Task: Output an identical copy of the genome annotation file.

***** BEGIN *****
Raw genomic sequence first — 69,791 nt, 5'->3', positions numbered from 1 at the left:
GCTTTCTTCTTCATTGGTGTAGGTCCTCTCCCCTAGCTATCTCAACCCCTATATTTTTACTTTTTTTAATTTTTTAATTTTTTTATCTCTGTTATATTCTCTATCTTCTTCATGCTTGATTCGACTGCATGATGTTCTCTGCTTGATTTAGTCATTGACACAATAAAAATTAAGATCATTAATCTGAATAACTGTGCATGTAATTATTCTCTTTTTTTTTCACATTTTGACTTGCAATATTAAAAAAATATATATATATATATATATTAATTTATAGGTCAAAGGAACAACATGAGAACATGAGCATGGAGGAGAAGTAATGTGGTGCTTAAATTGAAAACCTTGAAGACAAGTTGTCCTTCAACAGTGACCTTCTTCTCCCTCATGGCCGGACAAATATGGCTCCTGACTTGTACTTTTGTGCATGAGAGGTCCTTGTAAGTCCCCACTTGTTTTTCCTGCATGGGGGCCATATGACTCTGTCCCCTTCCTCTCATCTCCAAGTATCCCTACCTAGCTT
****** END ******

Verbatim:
Raw genomic sequence first — 69,791 nt, 5'->3', positions numbered from 1 at the left:
GCTTTCTTCTTCATTGGTGTAGGTCCTCTCCCCTAGCTATCTCAACCCCTATATTTTTACTTTTTTTAATTTTTTAATTTTTTTATCTCTGTTATATTCTCTATCTTCTTCATGCTTGATTCGACTGCATGATGTTCTCTGCTTGATTTAGTCATTGACACAATAAAAATTAAGATCATTAATCTGAATAACTGTGCATGTAATTATTCTCTTTTTTTTTCACATTTTGACTTGCAATATTAAAAAAATATATATATATATATATATTAATTTATAGGTCAAAGGAACAACATGAGAACATGAGCATGGAGGAGAAGTAATGTGGTGCTTAAATTGAAAACCTTGAAGACAAGTTGTCCTTCAACAGTGACCTTCTTCTCCCTCATGGCCGGACAAATATGGCTCCTGACTTGTACTTTTGTGCATGAGAGGTCCTTGTAAGTCCCCACTTGTTTTTCCTGCATGGGGGCCATATGACTCTGTCCCCTTCCTCTCATCTCCAAGTATCCCTACCTAGCTT